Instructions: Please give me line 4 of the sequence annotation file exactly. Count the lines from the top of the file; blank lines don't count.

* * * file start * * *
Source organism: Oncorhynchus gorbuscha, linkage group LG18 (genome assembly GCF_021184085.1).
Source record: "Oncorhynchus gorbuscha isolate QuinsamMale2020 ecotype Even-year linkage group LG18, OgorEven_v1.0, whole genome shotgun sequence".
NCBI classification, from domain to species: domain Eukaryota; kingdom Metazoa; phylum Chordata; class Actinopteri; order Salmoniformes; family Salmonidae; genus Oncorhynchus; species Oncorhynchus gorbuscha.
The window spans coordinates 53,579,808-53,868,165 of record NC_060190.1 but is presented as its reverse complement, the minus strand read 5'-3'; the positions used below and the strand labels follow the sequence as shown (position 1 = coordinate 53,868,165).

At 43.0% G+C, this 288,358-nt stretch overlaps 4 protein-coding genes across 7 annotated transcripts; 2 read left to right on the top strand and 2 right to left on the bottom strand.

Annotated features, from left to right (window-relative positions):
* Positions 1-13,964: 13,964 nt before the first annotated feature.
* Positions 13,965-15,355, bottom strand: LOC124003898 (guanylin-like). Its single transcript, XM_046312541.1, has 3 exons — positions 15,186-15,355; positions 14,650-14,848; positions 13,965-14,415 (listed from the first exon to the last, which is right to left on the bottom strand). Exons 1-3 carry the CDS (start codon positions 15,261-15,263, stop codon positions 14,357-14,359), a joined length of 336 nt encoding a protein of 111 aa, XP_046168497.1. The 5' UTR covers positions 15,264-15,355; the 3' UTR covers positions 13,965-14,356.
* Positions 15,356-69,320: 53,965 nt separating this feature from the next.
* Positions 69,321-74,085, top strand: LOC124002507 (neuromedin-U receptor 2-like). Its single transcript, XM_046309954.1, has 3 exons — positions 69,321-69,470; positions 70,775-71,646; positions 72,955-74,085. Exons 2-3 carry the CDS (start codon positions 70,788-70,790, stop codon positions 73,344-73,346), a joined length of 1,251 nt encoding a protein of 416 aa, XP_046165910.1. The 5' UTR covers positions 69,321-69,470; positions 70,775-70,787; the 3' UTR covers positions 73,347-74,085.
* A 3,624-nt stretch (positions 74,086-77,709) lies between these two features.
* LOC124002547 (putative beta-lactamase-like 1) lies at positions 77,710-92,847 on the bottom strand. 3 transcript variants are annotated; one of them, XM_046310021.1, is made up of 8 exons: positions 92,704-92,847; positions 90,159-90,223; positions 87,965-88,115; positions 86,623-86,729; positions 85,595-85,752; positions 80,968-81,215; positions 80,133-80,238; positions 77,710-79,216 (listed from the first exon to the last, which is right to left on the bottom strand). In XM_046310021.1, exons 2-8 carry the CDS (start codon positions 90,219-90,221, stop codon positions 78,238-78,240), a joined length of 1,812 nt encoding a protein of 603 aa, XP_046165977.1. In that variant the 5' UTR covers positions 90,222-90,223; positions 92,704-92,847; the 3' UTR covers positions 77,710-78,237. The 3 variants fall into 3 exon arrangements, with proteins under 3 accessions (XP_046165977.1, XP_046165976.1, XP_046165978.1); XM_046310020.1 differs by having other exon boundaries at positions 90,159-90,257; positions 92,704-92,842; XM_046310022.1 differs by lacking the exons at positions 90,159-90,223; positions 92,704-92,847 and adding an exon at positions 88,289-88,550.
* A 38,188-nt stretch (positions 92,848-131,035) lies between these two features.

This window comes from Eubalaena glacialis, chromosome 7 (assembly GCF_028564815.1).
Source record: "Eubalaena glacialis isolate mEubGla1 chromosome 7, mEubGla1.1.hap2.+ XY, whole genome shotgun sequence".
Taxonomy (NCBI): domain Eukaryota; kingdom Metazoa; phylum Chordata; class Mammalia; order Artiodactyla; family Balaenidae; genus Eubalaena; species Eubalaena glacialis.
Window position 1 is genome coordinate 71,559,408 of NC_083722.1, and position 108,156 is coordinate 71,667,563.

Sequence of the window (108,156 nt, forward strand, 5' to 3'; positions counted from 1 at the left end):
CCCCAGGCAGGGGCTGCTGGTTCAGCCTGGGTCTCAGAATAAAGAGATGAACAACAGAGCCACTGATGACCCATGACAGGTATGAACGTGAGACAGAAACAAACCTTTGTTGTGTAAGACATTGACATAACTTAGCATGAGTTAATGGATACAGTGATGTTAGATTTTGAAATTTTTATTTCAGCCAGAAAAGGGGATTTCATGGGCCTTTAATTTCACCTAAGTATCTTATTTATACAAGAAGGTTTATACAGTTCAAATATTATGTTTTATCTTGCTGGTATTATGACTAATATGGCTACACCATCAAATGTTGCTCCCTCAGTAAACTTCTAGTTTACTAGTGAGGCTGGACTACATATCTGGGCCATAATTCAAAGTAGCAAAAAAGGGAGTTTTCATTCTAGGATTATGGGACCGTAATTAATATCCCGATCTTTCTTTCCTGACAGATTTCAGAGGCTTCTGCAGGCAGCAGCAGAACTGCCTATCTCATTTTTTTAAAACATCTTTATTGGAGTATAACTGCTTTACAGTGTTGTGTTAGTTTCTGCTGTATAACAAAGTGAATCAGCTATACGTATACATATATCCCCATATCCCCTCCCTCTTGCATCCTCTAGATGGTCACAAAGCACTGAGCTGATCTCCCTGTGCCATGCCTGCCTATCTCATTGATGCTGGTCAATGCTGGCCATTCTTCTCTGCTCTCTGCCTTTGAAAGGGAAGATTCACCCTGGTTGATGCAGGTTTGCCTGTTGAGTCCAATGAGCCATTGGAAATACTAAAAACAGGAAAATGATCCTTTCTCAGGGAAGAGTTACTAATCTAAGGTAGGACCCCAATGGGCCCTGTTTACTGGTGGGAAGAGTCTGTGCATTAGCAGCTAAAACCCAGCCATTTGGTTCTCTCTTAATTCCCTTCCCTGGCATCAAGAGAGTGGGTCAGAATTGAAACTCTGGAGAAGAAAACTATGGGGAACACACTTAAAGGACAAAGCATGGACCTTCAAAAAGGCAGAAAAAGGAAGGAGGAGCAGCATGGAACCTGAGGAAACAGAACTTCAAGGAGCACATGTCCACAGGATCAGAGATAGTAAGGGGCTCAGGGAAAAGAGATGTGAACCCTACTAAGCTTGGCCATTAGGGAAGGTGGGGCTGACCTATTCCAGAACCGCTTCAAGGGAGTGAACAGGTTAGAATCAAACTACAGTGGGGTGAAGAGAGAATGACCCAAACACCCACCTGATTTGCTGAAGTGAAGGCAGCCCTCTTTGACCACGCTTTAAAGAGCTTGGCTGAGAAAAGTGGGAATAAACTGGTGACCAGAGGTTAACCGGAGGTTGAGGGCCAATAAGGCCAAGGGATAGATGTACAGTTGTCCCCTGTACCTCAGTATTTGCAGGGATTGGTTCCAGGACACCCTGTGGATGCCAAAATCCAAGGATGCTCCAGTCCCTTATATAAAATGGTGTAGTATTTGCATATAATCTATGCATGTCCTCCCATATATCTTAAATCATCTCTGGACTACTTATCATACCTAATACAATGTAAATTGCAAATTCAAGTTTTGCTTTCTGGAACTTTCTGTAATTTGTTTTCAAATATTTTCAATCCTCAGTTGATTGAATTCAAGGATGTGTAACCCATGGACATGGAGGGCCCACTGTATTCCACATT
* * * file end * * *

The window spans coordinates 53,579,808-53,868,165 of record NC_060190.1 but is presented as its reverse complement, the minus strand read 5'-3'; the positions used below and the strand labels follow the sequence as shown (position 1 = coordinate 53,868,165).